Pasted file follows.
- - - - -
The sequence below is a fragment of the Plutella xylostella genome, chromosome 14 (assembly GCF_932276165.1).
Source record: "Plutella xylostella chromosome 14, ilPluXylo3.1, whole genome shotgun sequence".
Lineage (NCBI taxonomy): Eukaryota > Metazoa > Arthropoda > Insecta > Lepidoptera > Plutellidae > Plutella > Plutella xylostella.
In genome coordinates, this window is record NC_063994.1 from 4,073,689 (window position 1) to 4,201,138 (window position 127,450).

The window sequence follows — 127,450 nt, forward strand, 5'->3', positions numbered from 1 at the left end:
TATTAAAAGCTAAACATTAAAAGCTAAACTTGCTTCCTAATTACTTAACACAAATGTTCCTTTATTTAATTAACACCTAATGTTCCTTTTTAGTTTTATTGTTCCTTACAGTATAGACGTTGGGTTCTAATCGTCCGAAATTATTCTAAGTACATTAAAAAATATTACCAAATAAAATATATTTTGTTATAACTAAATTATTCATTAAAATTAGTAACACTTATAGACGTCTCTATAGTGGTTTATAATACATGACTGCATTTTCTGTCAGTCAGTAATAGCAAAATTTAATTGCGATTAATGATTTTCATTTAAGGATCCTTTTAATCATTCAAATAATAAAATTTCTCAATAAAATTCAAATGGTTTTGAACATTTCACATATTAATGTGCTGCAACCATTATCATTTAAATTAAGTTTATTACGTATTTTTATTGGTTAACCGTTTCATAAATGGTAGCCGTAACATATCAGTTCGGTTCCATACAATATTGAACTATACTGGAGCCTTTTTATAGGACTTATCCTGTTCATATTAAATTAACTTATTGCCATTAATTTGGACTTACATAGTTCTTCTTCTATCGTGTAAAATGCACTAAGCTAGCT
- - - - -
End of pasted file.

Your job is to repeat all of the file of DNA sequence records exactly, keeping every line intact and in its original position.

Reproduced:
The sequence below is a fragment of the Plutella xylostella genome, chromosome 14 (assembly GCF_932276165.1).
Source record: "Plutella xylostella chromosome 14, ilPluXylo3.1, whole genome shotgun sequence".
Lineage (NCBI taxonomy): Eukaryota > Metazoa > Arthropoda > Insecta > Lepidoptera > Plutellidae > Plutella > Plutella xylostella.
In genome coordinates, this window is record NC_063994.1 from 4,073,689 (window position 1) to 4,201,138 (window position 127,450).

The window sequence follows — 127,450 nt, forward strand, 5'->3', positions numbered from 1 at the left end:
TATTAAAAGCTAAACATTAAAAGCTAAACTTGCTTCCTAATTACTTAACACAAATGTTCCTTTATTTAATTAACACCTAATGTTCCTTTTTAGTTTTATTGTTCCTTACAGTATAGACGTTGGGTTCTAATCGTCCGAAATTATTCTAAGTACATTAAAAAATATTACCAAATAAAATATATTTTGTTATAACTAAATTATTCATTAAAATTAGTAACACTTATAGACGTCTCTATAGTGGTTTATAATACATGACTGCATTTTCTGTCAGTCAGTAATAGCAAAATTTAATTGCGATTAATGATTTTCATTTAAGGATCCTTTTAATCATTCAAATAATAAAATTTCTCAATAAAATTCAAATGGTTTTGAACATTTCACATATTAATGTGCTGCAACCATTATCATTTAAATTAAGTTTATTACGTATTTTTATTGGTTAACCGTTTCATAAATGGTAGCCGTAACATATCAGTTCGGTTCCATACAATATTGAACTATACTGGAGCCTTTTTATAGGACTTATCCTGTTCATATTAAATTAACTTATTGCCATTAATTTGGACTTACATAGTTCTTCTTCTATCGTGTAAAATGCACTAAGCTAGCT